These are a few things out of many concerning Timon. As for Antony, Canidius in person brought him word of the loss of his forces at Actium, and he heard that Herod the Jew, with sundry legions and cohorts, had gone over to Caesar, and that the other dynasts in like manner were deserting him and nothing longer remained of his power outside of Egypt.
However, none of these things greatly disturbed him, but, as if he gladly laid aside his hopes, that so he might lay aside his anxieties also, he forsook that dwelling of his in the sea, which he called Timoneum, and after he had been received into the palace by Cleopatra, turned the city to the enjoyment of suppers and drinking-bouts and distributions of gifts, inscribing in the list of ephebi1
the son of Cleopatra and Caesar,
and bestowing upon Antyllus the son of Fulvia the toga virilis
without purple hem, in celebration of which, for many days, banquets and revels and feastings occupied Alexandria. Cleopatra and Antony now dissolved their famous society of Inimitable Livers,2
and founded another, not at all inferior to that in daintiness and luxury and extravagant outlay, which they called the society of Partners in Death. For their friends enrolled themselves as those who would die together, and passed the time delightfully in a round of suppers.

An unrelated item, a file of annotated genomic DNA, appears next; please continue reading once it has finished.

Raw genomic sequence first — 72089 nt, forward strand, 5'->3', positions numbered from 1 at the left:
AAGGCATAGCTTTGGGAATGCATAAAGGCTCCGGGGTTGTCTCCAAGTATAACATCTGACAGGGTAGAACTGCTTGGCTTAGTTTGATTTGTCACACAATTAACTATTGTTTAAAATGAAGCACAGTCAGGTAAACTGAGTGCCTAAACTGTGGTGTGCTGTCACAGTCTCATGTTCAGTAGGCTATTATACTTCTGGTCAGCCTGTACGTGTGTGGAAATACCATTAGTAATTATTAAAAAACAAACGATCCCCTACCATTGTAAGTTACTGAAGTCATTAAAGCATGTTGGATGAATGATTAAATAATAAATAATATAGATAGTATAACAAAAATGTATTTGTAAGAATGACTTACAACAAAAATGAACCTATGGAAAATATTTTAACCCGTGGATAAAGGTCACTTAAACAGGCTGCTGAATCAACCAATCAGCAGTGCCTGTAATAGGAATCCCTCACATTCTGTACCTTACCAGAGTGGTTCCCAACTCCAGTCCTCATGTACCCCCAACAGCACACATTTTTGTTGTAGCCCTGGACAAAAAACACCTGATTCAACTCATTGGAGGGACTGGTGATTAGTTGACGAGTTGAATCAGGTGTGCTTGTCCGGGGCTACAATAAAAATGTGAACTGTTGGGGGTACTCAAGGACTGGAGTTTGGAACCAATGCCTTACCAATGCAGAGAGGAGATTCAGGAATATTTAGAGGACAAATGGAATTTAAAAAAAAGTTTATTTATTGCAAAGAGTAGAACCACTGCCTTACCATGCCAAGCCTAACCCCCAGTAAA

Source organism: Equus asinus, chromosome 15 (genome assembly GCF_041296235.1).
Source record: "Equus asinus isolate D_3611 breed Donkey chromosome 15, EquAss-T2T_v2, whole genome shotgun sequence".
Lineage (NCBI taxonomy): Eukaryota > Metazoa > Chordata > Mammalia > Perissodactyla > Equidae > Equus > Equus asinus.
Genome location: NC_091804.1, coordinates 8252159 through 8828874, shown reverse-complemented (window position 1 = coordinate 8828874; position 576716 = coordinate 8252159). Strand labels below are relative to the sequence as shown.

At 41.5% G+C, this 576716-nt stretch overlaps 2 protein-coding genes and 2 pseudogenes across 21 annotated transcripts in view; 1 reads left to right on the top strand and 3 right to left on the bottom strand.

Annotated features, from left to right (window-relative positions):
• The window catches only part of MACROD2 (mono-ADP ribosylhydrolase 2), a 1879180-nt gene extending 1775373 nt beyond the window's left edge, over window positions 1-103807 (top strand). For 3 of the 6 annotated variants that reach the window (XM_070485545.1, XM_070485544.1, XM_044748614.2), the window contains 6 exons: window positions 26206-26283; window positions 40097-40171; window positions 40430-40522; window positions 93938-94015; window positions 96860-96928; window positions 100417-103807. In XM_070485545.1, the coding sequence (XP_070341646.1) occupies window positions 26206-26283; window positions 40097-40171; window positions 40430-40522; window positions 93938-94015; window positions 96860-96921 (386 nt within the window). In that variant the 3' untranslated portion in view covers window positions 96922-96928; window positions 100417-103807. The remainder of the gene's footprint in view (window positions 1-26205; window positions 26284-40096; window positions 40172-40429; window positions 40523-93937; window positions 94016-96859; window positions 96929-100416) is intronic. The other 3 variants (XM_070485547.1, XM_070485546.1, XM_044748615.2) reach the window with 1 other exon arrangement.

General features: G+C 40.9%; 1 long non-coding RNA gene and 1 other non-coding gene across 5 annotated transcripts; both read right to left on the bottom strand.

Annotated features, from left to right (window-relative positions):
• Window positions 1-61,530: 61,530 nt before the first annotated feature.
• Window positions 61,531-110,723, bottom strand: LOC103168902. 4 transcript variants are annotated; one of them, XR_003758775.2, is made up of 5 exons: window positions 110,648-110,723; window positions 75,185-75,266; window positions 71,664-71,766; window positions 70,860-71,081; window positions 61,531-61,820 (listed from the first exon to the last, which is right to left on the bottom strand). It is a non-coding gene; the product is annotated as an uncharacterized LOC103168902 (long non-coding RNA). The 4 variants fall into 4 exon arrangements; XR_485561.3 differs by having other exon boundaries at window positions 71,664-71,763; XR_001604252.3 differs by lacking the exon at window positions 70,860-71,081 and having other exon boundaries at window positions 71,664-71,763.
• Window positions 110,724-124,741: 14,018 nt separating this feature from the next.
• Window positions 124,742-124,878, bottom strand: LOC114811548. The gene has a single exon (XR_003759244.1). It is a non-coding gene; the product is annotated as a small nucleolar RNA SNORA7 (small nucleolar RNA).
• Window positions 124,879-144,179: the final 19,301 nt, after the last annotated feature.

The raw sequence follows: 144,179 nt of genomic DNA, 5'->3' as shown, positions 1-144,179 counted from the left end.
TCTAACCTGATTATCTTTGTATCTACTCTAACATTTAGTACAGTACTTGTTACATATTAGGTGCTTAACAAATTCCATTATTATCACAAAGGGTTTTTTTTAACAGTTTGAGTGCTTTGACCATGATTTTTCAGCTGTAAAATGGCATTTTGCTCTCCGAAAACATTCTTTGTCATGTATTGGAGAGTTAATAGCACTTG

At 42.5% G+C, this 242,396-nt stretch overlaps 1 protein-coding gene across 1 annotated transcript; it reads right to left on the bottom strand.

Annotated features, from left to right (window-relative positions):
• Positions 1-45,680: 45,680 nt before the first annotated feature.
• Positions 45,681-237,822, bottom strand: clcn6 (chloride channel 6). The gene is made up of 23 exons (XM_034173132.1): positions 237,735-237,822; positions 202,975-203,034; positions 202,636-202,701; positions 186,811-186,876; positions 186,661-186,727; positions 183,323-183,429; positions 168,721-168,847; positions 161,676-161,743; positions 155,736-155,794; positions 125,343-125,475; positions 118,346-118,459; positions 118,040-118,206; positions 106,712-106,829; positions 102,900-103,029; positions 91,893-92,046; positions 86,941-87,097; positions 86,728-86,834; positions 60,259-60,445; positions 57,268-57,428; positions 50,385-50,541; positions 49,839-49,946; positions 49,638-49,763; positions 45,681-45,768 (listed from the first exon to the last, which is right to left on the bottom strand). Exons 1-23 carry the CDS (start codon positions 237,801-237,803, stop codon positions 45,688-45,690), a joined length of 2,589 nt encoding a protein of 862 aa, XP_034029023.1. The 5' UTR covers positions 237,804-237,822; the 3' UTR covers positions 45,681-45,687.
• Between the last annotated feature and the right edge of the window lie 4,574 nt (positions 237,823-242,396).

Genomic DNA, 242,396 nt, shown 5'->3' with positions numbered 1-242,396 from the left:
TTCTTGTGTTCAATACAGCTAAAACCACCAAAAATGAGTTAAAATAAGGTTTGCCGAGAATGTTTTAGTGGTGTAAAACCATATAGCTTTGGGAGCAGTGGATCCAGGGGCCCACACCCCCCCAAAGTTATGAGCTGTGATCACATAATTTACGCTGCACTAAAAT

Moreover, Cleopatra was getting together collections of all sorts of deadly poisons, and she tested the painless working of each of them by giving them to prisoners under sentence of death. But when she saw that the speedy poisons enhanced the sharpness of death by the pain they caused, while the milder poisons were not quick, she made trial of venomous animals, watching with her own eyes as they were set one upon another.
She did this daily, and tried them almost all; and she found that the bite of the asp alone induced a sleepy torpor and sinking, where there was no spasm or groan, but a gentle perspiration on the face, while the perceptive faculties were easily relaxed and dimmed, and resisted all attempts to rouse and restore them, as is the case with those who are soundly asleep.